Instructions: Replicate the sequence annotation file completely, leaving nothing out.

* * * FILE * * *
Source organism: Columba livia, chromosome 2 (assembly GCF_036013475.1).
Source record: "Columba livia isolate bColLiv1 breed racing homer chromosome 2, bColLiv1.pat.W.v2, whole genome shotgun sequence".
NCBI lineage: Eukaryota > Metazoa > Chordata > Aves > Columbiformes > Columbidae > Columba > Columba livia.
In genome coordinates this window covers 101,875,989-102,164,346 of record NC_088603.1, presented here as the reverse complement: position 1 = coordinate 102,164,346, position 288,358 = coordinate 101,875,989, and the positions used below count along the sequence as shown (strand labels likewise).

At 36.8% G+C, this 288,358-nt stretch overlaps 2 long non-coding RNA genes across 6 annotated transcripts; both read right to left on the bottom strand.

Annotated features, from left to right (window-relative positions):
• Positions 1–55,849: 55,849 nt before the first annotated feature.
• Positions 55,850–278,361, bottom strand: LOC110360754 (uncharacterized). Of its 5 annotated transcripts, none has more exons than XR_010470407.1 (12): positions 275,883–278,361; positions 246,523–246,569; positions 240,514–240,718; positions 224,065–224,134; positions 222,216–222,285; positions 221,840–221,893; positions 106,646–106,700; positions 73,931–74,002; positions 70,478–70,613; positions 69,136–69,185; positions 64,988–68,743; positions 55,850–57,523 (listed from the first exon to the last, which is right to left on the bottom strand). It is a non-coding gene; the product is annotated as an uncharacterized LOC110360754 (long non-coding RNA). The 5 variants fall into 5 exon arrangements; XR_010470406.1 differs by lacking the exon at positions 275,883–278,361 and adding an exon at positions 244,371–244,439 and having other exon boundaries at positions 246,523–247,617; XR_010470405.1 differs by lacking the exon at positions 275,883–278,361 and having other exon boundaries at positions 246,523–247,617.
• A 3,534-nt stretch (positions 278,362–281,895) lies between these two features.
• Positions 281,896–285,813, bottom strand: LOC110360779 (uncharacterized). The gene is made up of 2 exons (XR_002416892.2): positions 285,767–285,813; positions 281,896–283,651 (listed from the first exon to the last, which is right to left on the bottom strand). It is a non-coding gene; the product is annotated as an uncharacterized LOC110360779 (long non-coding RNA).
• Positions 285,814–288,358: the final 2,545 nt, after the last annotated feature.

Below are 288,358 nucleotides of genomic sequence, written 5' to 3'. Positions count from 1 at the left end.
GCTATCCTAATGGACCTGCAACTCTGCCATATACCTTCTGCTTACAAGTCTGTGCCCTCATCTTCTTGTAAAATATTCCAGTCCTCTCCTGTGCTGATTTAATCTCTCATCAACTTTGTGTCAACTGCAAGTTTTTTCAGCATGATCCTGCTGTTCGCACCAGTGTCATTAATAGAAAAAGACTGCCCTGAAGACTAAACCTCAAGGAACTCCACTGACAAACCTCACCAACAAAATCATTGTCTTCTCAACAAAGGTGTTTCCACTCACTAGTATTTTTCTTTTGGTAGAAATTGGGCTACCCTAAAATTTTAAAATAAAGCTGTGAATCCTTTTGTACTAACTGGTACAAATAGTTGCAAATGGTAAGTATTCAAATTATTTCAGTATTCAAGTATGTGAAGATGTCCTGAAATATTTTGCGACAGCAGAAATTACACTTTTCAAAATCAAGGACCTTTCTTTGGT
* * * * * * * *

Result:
Source organism: Columba livia, chromosome 2 (assembly GCF_036013475.1).
Source record: "Columba livia isolate bColLiv1 breed racing homer chromosome 2, bColLiv1.pat.W.v2, whole genome shotgun sequence".
NCBI lineage: Eukaryota > Metazoa > Chordata > Aves > Columbiformes > Columbidae > Columba > Columba livia.
In genome coordinates this window covers 101,875,989-102,164,346 of record NC_088603.1, presented here as the reverse complement: position 1 = coordinate 102,164,346, position 288,358 = coordinate 101,875,989, and the positions used below count along the sequence as shown (strand labels likewise).

At 36.8% G+C, this 288,358-nt stretch overlaps 2 long non-coding RNA genes across 6 annotated transcripts; both read right to left on the bottom strand.

Annotated features, from left to right (window-relative positions):
• Positions 1–55,849: 55,849 nt before the first annotated feature.
• Positions 55,850–278,361, bottom strand: LOC110360754 (uncharacterized). Of its 5 annotated transcripts, none has more exons than XR_010470407.1 (12): positions 275,883–278,361; positions 246,523–246,569; positions 240,514–240,718; positions 224,065–224,134; positions 222,216–222,285; positions 221,840–221,893; positions 106,646–106,700; positions 73,931–74,002; positions 70,478–70,613; positions 69,136–69,185; positions 64,988–68,743; positions 55,850–57,523 (listed from the first exon to the last, which is right to left on the bottom strand). It is a non-coding gene; the product is annotated as an uncharacterized LOC110360754 (long non-coding RNA). The 5 variants fall into 5 exon arrangements; XR_010470406.1 differs by lacking the exon at positions 275,883–278,361 and adding an exon at positions 244,371–244,439 and having other exon boundaries at positions 246,523–247,617; XR_010470405.1 differs by lacking the exon at positions 275,883–278,361 and having other exon boundaries at positions 246,523–247,617.
• A 3,534-nt stretch (positions 278,362–281,895) lies between these two features.
• Positions 281,896–285,813, bottom strand: LOC110360779 (uncharacterized). The gene is made up of 2 exons (XR_002416892.2): positions 285,767–285,813; positions 281,896–283,651 (listed from the first exon to the last, which is right to left on the bottom strand). It is a non-coding gene; the product is annotated as an uncharacterized LOC110360779 (long non-coding RNA).
• Positions 285,814–288,358: the final 2,545 nt, after the last annotated feature.

Below are 288,358 nucleotides of genomic sequence, written 5' to 3'. Positions count from 1 at the left end.
GCTATCCTAATGGACCTGCAACTCTGCCATATACCTTCTGCTTACAAGTCTGTGCCCTCATCTTCTTGTAAAATATTCCAGTCCTCTCCTGTGCTGATTTAATCTCTCATCAACTTTGTGTCAACTGCAAGTTTTTTCAGCATGATCCTGCTGTTCGCACCAGTGTCATTAATAGAAAAAGACTGCCCTGAAGACTAAACCTCAAGGAACTCCACTGACAAACCTCACCAACAAAATCATTGTCTTCTCAACAAAGGTGTTTCCACTCACTAGTATTTTTCTTTTGGTAGAAATTGGGCTACCCTAAAATTTTAAAATAAAGCTGTGAATCCTTTTGTACTAACTGGTACAAATAGTTGCAAATGGTAAGTATTCAAATTATTTCAGTATTCAAGTATGTGAAGATGTCCTGAAATATTTTGCGACAGCAGAAATTACACTTTTCAAAATCAAGGACCTTTCTTTGGT